by Paul Carruthers
Winnipeg’s own Jamboree (Alex, Nick, and Sky) offer an eleven track melancholy indie album that features lyrics about isolation, riding the bus, Halloween Snowmen, with tight guitar playing and a clear love of indie rock.
Jamboree begins A Beautiful Place with a title track full of spoken word reminiscent of early Slint. Layers of guitars perform a riff that gives off the feeling of riding a bus that the title track “A Beautiful Place” depicts.
“Peeve” sticks out on the tracklist with lyrics that speak to the alienation of simple acts, such as your parents locking the door even though they KNOW you’re coming home. The heartfelt vocal performance brings home the message of being broken down and the impressive wall of guitars gives the feeling of being overwhelmed with emotions.
Each song is brief, leaving the listener wanting a bit more. The vocal performances utilize the full range of the singer, and vocal harmonies are sparingly used but noticeable when present. The guitar playing (The highlight of which is the powerful solo on “Timmy”) is prominent in the mix in almost every track, with the exception of “Don’t Give Yourself Away” which features floating synth lines and falsetto reminiscent of Beach House.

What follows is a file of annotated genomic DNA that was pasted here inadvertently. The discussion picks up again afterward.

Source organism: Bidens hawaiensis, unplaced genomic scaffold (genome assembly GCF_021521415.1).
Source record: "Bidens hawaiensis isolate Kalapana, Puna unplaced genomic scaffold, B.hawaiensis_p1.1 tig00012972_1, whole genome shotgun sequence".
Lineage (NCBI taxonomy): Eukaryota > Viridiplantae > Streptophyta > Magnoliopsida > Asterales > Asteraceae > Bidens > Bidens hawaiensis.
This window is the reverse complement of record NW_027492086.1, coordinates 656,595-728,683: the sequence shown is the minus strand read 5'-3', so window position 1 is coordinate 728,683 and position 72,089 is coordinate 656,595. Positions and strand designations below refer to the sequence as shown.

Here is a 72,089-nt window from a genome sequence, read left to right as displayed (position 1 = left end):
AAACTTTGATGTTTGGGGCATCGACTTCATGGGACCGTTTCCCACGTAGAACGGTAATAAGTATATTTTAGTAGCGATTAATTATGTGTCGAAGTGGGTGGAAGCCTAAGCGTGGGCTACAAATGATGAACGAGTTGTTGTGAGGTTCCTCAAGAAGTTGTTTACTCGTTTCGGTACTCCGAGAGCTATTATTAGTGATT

Experimentation with sampling and glitch sounds are used sparingly throughout the album, which add to the experience the album builds. Most prominently on the track “A Very Pure Town”, a gentle interlude that breaks up the track list and “Halloween Snowman”, with a crescendo of screaming “I’m not haunted!” are supplemented by screaming guitars and vocal samples in the background.
“The Dust” is an intimate closer with bouncing acoustic guitars that harken back to the opening track, siren sounds, french telephone, a harmonica solo, and other ambient sounds. The passion for music, excellent guitar playing, and tight production show a maturity in the band that makes me excited for future releases.